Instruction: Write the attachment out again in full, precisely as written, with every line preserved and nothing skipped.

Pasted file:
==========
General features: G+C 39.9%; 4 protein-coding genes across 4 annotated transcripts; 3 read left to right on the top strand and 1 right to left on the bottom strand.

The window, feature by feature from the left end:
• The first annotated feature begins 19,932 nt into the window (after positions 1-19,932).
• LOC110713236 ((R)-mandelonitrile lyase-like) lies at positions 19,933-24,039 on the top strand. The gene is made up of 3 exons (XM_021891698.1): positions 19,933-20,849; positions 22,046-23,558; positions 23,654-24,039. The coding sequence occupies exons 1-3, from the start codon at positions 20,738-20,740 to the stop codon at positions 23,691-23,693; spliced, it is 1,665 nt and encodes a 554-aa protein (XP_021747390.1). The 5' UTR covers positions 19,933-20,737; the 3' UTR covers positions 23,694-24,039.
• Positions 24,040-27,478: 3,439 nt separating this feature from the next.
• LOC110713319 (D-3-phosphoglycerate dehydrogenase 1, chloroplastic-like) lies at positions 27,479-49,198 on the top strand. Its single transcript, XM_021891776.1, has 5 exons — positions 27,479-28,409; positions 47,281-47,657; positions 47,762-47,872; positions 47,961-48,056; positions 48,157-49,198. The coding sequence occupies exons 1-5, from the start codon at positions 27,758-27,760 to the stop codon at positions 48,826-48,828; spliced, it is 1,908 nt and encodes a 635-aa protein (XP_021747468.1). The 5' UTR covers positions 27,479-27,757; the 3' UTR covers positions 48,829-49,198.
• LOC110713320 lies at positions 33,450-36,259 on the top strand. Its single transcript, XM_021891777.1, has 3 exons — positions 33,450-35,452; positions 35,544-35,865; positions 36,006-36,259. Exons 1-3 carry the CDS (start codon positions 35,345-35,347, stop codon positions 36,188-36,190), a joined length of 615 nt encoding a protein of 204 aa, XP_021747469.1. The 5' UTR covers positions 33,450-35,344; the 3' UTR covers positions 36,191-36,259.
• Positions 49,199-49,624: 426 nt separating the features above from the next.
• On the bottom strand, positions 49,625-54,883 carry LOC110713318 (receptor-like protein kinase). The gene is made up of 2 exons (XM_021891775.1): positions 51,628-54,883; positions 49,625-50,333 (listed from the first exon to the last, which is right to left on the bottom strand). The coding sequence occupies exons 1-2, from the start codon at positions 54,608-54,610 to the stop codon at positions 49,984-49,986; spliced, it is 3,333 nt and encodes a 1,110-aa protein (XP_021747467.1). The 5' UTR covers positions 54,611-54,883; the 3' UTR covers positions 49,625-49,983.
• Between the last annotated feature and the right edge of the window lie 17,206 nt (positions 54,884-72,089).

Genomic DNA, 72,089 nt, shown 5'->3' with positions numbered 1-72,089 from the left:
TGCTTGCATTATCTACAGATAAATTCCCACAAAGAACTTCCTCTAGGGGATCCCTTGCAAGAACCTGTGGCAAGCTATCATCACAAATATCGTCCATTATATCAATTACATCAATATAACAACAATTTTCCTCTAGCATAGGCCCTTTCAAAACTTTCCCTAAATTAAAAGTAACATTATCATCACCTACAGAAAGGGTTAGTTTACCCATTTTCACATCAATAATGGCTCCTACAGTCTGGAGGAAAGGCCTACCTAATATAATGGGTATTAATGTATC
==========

General features: G+C 39.9%; 4 protein-coding genes across 4 annotated transcripts; 3 read left to right on the top strand and 1 right to left on the bottom strand.

The window, feature by feature from the left end:
• The first annotated feature begins 19,932 nt into the window (after positions 1-19,932).
• LOC110713236 ((R)-mandelonitrile lyase-like) lies at positions 19,933-24,039 on the top strand. The gene is made up of 3 exons (XM_021891698.1): positions 19,933-20,849; positions 22,046-23,558; positions 23,654-24,039. The coding sequence occupies exons 1-3, from the start codon at positions 20,738-20,740 to the stop codon at positions 23,691-23,693; spliced, it is 1,665 nt and encodes a 554-aa protein (XP_021747390.1). The 5' UTR covers positions 19,933-20,737; the 3' UTR covers positions 23,694-24,039.
• Positions 24,040-27,478: 3,439 nt separating this feature from the next.
• LOC110713319 (D-3-phosphoglycerate dehydrogenase 1, chloroplastic-like) lies at positions 27,479-49,198 on the top strand. Its single transcript, XM_021891776.1, has 5 exons — positions 27,479-28,409; positions 47,281-47,657; positions 47,762-47,872; positions 47,961-48,056; positions 48,157-49,198. The coding sequence occupies exons 1-5, from the start codon at positions 27,758-27,760 to the stop codon at positions 48,826-48,828; spliced, it is 1,908 nt and encodes a 635-aa protein (XP_021747468.1). The 5' UTR covers positions 27,479-27,757; the 3' UTR covers positions 48,829-49,198.
• LOC110713320 lies at positions 33,450-36,259 on the top strand. Its single transcript, XM_021891777.1, has 3 exons — positions 33,450-35,452; positions 35,544-35,865; positions 36,006-36,259. Exons 1-3 carry the CDS (start codon positions 35,345-35,347, stop codon positions 36,188-36,190), a joined length of 615 nt encoding a protein of 204 aa, XP_021747469.1. The 5' UTR covers positions 33,450-35,344; the 3' UTR covers positions 36,191-36,259.
• Positions 49,199-49,624: 426 nt separating the features above from the next.
• On the bottom strand, positions 49,625-54,883 carry LOC110713318 (receptor-like protein kinase). The gene is made up of 2 exons (XM_021891775.1): positions 51,628-54,883; positions 49,625-50,333 (listed from the first exon to the last, which is right to left on the bottom strand). The coding sequence occupies exons 1-2, from the start codon at positions 54,608-54,610 to the stop codon at positions 49,984-49,986; spliced, it is 3,333 nt and encodes a 1,110-aa protein (XP_021747467.1). The 5' UTR covers positions 54,611-54,883; the 3' UTR covers positions 49,625-49,983.
• Between the last annotated feature and the right edge of the window lie 17,206 nt (positions 54,884-72,089).

Genomic DNA, 72,089 nt, shown 5'->3' with positions numbered 1-72,089 from the left:
TGCTTGCATTATCTACAGATAAATTCCCACAAAGAACTTCCTCTAGGGGATCCCTTGCAAGAACCTGTGGCAAGCTATCATCACAAATATCGTCCATTATATCAATTACATCAATATAACAACAATTTTCCTCTAGCATAGGCCCTTTCAAAACTTTCCCTAAATTAAAAGTAACATTATCATCACCTACAGAAAGGGTTAGTTTACCCATTTTCACATCAATAATGGCTCCTACAGTCTGGAGGAAAGGCCTACCTAATATAATGGGTATTAATGTATC